Referring generally to FIG. 1 and particularly to, e.g., FIG. 3A for illustrative purposes only and not by way of limitation, the following portion of this paragraph delineates example 2 of the subject matter, disclosed herein. According to example 2, which encompasses example 1, above, baffle 120 further comprises center-fitting support strut 141, connecting center fitting 124 to sump 110.

Center-fitting support strut 141 attaches center fitting 124 to sump 110 and also supports center fitting 124, relative to sump 110. This sump-supporting feature eliminates the need for attaching baffle 120 to interior wall 105. For example, baffle 120 is formed from a metal, while interior wall 105 is formed from a composite material. Metals and composite materials have different coefficients of thermal expansion (CTEs), which complicates the process of maintaining any direct connection over the wide temperature range. Furthermore, many common joining techniques (e.g., welding) are not available for composite materials.

In some examples, other components of baffle 120, e.g., full-length containment petal 132 and partial-length containment petal 134, are also attached to center fitting 124. As such, these other components are also indirectly supporting by center-fitting support strut 141 relative to sump 110.

Referring generally to FIG. 1 and particularly to, e.g., FIG. 3A for illustrative purposes only and not by way of limitation, the following portion of this paragraph delineates example 3 of the subject matter, disclosed herein. According to example 3, which encompasses example 1 or 2, above, baffle 120 further comprises petal support strut 142, connecting at least one of full-length containment petal 132 or partial-length containment petal 134 to sump 110.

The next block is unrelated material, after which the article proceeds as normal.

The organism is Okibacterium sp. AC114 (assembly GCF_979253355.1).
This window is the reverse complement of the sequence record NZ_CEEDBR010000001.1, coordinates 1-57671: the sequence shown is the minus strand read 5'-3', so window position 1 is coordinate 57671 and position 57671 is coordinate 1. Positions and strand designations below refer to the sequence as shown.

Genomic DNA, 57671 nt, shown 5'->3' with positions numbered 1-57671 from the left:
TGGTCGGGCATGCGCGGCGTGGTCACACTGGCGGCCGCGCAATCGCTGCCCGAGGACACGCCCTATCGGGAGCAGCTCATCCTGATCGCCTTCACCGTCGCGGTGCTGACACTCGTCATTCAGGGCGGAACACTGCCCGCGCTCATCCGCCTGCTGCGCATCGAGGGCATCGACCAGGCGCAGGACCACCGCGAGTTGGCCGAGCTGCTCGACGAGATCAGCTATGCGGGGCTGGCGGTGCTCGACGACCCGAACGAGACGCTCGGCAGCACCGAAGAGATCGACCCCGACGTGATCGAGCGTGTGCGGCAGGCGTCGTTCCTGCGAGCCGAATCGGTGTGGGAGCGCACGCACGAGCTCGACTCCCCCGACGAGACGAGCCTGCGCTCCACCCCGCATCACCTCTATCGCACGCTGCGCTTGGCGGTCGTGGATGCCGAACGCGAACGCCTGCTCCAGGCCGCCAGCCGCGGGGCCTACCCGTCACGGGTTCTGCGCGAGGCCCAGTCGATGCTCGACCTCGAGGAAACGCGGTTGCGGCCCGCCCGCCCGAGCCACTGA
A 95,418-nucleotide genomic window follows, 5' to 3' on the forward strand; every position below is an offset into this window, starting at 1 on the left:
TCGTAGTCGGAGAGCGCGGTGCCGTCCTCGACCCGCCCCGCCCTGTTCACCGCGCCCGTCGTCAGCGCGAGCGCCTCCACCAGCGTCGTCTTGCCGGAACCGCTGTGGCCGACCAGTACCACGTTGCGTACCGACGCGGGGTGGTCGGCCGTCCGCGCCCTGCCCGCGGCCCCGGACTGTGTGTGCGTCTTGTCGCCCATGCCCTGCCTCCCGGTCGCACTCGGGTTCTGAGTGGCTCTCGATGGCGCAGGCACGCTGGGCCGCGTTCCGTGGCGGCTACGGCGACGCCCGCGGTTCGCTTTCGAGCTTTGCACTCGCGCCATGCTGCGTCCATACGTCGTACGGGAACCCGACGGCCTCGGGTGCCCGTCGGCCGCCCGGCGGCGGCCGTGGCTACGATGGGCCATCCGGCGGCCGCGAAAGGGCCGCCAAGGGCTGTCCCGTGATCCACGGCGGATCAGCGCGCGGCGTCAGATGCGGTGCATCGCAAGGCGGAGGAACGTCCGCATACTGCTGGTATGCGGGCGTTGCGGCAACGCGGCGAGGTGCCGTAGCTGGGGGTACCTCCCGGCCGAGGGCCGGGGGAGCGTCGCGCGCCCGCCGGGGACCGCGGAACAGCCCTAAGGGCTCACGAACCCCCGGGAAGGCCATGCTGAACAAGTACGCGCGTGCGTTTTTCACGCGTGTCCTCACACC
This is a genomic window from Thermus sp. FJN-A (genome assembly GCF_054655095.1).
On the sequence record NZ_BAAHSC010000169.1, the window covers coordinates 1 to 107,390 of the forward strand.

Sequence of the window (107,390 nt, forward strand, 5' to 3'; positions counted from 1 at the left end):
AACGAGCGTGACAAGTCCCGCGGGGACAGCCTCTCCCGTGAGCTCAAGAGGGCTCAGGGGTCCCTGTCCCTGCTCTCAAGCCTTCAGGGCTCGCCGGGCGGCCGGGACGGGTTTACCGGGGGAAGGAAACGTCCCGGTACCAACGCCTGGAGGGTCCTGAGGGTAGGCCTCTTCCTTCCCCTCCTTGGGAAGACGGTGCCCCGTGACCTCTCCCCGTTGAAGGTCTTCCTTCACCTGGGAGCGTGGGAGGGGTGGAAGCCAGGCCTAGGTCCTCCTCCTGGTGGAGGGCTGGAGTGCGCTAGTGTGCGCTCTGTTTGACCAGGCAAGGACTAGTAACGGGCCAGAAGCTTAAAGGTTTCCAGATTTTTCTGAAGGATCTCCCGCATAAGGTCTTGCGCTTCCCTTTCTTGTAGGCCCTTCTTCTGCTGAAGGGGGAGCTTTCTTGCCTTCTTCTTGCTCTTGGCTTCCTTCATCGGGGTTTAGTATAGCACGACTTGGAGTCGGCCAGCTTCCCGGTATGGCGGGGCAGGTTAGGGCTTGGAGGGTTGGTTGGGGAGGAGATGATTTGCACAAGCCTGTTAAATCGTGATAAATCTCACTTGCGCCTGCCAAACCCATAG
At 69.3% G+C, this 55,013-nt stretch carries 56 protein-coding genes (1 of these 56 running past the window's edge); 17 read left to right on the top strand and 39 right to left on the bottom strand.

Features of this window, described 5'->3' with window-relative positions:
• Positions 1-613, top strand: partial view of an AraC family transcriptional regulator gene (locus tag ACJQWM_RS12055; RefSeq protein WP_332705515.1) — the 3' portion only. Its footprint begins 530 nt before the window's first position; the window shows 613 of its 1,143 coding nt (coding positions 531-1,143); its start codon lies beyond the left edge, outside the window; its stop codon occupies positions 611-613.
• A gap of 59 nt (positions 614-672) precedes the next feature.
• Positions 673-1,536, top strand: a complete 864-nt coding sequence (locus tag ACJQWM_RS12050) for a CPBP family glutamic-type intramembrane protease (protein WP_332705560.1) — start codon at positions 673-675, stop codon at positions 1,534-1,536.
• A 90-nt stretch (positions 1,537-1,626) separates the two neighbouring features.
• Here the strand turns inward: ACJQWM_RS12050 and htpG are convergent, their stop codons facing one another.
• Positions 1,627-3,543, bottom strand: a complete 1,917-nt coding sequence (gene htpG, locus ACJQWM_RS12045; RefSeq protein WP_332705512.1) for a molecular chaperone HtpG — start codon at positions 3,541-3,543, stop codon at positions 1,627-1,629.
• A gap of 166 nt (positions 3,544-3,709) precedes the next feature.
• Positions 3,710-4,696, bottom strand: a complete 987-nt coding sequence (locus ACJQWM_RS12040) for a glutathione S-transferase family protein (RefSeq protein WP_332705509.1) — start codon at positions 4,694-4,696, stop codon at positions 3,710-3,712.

Petal support strut 142 supports full-length containment petal 132 or partial-length containment petal 134 relative to sump 110. This sump-supporting feature eliminates the need for attaching baffle 120 to interior wall 105 For example, baffle 120 is formed from a metal, while interior wall 105 is formed from a composite material. Metals and composite materials have different coefficients of thermal expansion (CTEs), which complicates the process of maintaining any direct connection over the wide temperature range. Furthermore, many common joining techniques (e.g., welding) are not available for composite materials.

In some examples, only one of full-length containment petal 132 or partial-length containment petal 134 is connected to petal support strut 142. In one or more examples, both full-length containment petal 132 and partial-length containment petal 134 are connected to petal support strut 142.